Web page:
Free Summer Programs for Kids
It’s hard to believe that June is only a month away and the kiddos will be home for summer break! I thought it might be good to round up some of the various free kid programs and ideas I have to keep them busy this year.
#1 – Kids Bowl Free
Every summer, participating bowling lanes from around the country come together to offer a unique program for kids called Kids Bowl Free! Register your kids (it’s free) and they can play 2 free games every day all summer long. You will receive coupons via email every week that you can redeem. You will need to pay for shoe rentals. Family membership option available for a reasonable fee. To learn more and to register, please visit KidsBowlFree.com.
#2 – Free or Cheap Movies
It’s fun to go to the movie theater – but not so cheap, especially if you have kids in tow! Several movie theaters offer up a less expensive option for families during the summer. Cinemark offers a Summer Movie Clubhouse – pay just $1 per show for the kids OR pre-pay $5 for 10 movies! All films are rated G or PG. To find a participating movie theater and/or to pre-purchase your movie bundle, head to Cinemark.com.
Regal Entertainment also offers up a Summer Movie Express for 9 weeks during the summer with $1 admission. You might also inquire at local theaters near you to see if they will be offering up something similar.
#3 – Library Reading Clubs
To avoid having your kids go numb watching TV all summer, encourage reading! Many libraries offer up summer reading programs for kids with prizes and incentives. Last year’s Tacoma Public Library participants could earn a FREE zoo day, free bowling, and a free book bag, plus there will be opportunities to win tickets to the Washington State Fair, Rainiers game, and even an iPad! (We’ll keep you updated when the 2016 program launches.)
#4 – Kids Skate Free
This seems to be a sister program to Kids Bowl Free (see #1 listed above) and operates very similarly. Just register your child at KidsSkateFree.com to receive complimentary skating passes for children ages 12 and under. Make sure to find the participating skating rink in your area – they may have unique hours and conditions you need to be aware of. For the State of Washington, there are two participating rinks – Skate Tiffany’s (Puyallup) and Rollin’ 253 (Tacoma).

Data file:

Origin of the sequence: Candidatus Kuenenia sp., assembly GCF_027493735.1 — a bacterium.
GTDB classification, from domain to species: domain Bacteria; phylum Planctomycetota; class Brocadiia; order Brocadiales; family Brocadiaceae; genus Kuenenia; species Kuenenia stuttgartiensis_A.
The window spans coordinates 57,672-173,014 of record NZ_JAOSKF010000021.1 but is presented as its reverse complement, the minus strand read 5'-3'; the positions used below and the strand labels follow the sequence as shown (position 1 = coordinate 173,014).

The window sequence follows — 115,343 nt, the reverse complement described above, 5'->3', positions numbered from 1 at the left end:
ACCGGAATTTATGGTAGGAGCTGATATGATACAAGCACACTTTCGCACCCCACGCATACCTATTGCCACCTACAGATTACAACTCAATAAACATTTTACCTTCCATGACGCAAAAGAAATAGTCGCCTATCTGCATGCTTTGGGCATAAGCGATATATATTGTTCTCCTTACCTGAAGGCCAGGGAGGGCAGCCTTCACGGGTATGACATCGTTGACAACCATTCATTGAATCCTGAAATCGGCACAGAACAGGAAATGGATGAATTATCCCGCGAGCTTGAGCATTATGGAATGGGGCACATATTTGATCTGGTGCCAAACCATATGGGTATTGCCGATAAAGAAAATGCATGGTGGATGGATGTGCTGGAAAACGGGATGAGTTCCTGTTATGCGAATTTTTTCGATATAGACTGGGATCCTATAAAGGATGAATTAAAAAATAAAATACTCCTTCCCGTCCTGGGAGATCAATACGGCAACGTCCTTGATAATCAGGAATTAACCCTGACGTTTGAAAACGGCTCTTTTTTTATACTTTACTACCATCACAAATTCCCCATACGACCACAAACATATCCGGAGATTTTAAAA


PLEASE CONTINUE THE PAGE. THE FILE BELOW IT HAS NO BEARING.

#5 – Vacation Bible School
It probably goes without saying that many, many churches offer up Vacation Bible School programs during the summer. These faith-based programs are generally offered free to the community or in some cases, a small fee (usually to cover a t-shirt, CD, or other materials). My kids look forward to attending Vacation Bible School every summer (and sometimes we enroll in multiple ones!). You might be interested to learn that in most cases, churches will welcome your kids whether or not you are a member or part of that denomination.
#6 – Discover a New-to-You Local Park
In the last couple years or so, the kids and I have made a real effort to explore some new parks and trails in our area. Turns out there are many, and they are completely free to visit. For fun, pack a picnic lunch and maybe a great plant or bird identification guide (this Plants of the Pacific Northwest guide for about $16 on Amazon is currently my absolute favorite!). If you are local, might I recommend the West Hylebos in Federal Way or Charlotte’s Blueberry Park in Tacoma?
#7 – Visit a Museum on FREE Admission Day
Many museums offer up FREE or half price admission days, you just need to be in the know! In Seattle, you can visit the Seattle Art Museum for free on the first Thursday of every month (as part of their Art Walk days). In Tacoma, visit the Tacoma Art Museum, Glass Museum, and Washington State History Museum for free on the 3rd Thursday of every month (as part of their Art Walk days).
Some museums are free every day, and others – such as the Children’s Museum of Tacoma – are donation-based only which means that you won’t be turned away if you can’t pay due to finances. Make sure to check out our huge round-up of Puget Sound Free Museum Days.
If you are not local, I encourage you to do some research. Visit the websites of the museums in your area and see if they have an online calendar or give them a call and ask!
I hope this has given you some ideas of what to do with those littles over the summer! What else would you add to my list?